By Daniel Collins
As we have seen in Northland in recent days and in Christchurch in March, severe floods pose a significant threat to rural and urban lives and livelihoods. One person drowned in the Waitangi River on Saturday, and the cost of the flooding will likely be in the millions. As a point of comparison, the Southland floods of 1984 cost insurers $140 million (inflation-adjusted to 2014).
Protecting against flood hazards is a vital part of local government responsibilities, as mandated under the Resource Management Act 1991 and the Soil Conservation and Rivers Control Act 1941. It is also important for land owners to know what level of flood hazard they are exposed to as they decide how to develop their property. To calculate this flood hazard we turn to historical records of river flow.
At present, the only national maps of flood likelihood date back to 1989, which used river flow data up to 1986. A 1989 contour map of average annual flood magnitudes in the North Island, scaled by catchment area, is shown below. Floods are larger the further downstream you are, and particularly in certain regional pockets across the island, such as Northland, the Coromandel, and the East Cape. Also shown below is a map of the ratio of the 100-year flood to the annual flood.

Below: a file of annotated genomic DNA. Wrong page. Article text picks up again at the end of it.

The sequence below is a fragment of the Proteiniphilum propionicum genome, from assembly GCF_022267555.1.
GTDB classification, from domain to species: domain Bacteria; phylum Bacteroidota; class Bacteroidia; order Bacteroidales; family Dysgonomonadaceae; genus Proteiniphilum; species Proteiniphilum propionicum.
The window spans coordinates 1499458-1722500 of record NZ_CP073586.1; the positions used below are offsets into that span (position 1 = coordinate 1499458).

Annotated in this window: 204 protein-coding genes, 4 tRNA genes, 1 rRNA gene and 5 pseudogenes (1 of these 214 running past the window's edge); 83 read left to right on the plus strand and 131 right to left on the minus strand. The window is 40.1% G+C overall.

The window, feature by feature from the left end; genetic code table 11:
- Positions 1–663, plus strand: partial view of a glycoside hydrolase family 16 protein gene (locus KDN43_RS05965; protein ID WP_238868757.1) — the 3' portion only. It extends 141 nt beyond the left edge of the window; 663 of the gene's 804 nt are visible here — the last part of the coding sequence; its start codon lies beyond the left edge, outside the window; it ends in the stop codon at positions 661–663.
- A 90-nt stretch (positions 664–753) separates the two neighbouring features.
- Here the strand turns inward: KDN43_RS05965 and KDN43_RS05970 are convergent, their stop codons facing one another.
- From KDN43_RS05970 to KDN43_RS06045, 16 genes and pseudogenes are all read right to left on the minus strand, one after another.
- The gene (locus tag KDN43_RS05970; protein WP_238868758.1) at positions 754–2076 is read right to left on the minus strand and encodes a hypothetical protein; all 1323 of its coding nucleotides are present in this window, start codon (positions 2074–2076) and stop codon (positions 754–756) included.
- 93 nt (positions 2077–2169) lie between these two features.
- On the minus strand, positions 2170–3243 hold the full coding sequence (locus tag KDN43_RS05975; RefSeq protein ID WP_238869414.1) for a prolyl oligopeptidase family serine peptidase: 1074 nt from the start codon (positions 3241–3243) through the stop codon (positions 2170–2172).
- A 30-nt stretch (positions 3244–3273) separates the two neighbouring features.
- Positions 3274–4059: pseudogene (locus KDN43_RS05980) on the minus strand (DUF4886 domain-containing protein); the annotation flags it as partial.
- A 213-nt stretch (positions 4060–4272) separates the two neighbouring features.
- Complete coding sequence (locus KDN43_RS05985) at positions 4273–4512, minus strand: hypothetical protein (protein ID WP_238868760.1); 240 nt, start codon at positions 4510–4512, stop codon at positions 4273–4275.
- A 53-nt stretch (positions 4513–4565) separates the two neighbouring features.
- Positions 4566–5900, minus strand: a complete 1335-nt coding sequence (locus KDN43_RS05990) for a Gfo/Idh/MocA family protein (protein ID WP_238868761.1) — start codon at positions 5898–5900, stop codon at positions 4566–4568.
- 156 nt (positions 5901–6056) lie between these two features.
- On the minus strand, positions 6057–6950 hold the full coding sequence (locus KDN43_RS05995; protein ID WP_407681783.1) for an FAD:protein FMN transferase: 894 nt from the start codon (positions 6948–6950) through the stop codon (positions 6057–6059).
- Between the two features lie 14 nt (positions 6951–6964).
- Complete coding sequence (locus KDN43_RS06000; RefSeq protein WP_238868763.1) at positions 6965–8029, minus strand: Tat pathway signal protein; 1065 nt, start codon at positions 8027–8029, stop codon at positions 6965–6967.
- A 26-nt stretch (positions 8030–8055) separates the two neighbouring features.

With 30 years having now passed since developing these maps, we have about twice as much additional data to work with, and it is time to revise our national flood statistics.
To this end, NIWA is carrying out a two-year programme to develop an up-to-date regional flood estimation tool for New Zealand. We are drawing together data from over 600 monitoring sites across the country, combining additional systematic data with more ad hoc historical observations, and following international best practice in analysing the data. We are currently half-way through the work and will present our progress at the hydrological community’s conference in November. Once completed, the results will be available to regional councils, consultants, and other interested parties as they identify methods to avoid or mitigate flood inundation risk.
Funding for this work comes from NIWA core funding and EnviroLink. Support for this work comes from all Regional Councils and Unitary Authorities.
Dr Daniel Collins is a hydrologist and water resources scientist at NIWA.
McKerchar AI, Pearson CP (1989). Flood Frequency in New Zealand. Publication No 20 of the Hydrology Centre. Christchurch: Department of Scientific and Industrial Research.